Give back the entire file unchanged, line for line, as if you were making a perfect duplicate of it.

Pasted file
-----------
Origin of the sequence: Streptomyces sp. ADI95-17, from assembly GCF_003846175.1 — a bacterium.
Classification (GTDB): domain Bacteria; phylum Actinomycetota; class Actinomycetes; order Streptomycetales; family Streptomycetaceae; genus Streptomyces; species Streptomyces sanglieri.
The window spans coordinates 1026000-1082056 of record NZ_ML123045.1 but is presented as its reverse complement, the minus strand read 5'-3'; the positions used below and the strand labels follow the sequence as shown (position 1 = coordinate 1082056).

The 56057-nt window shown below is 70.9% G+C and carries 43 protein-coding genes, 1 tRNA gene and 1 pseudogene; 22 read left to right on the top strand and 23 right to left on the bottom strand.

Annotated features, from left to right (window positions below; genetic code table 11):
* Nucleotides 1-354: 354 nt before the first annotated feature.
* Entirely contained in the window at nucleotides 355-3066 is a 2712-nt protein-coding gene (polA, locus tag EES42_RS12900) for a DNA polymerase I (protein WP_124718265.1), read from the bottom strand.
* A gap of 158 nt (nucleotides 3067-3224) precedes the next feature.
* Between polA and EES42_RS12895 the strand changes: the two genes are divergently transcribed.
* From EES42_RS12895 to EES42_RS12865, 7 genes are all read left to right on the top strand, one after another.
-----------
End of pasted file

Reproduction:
Origin of the sequence: Streptomyces sp. ADI95-17, from assembly GCF_003846175.1 — a bacterium.
Classification (GTDB): domain Bacteria; phylum Actinomycetota; class Actinomycetes; order Streptomycetales; family Streptomycetaceae; genus Streptomyces; species Streptomyces sanglieri.
The window spans coordinates 1026000-1082056 of record NZ_ML123045.1 but is presented as its reverse complement, the minus strand read 5'-3'; the positions used below and the strand labels follow the sequence as shown (position 1 = coordinate 1082056).

The 56057-nt window shown below is 70.9% G+C and carries 43 protein-coding genes, 1 tRNA gene and 1 pseudogene; 22 read left to right on the top strand and 23 right to left on the bottom strand.

Annotated features, from left to right (window positions below; genetic code table 11):
* Nucleotides 1-354: 354 nt before the first annotated feature.
* Entirely contained in the window at nucleotides 355-3066 is a 2712-nt protein-coding gene (polA, locus tag EES42_RS12900) for a DNA polymerase I (protein WP_124718265.1), read from the bottom strand.
* A gap of 158 nt (nucleotides 3067-3224) precedes the next feature.
* Between polA and EES42_RS12895 the strand changes: the two genes are divergently transcribed.
* From EES42_RS12895 to EES42_RS12865, 7 genes are all read left to right on the top strand, one after another.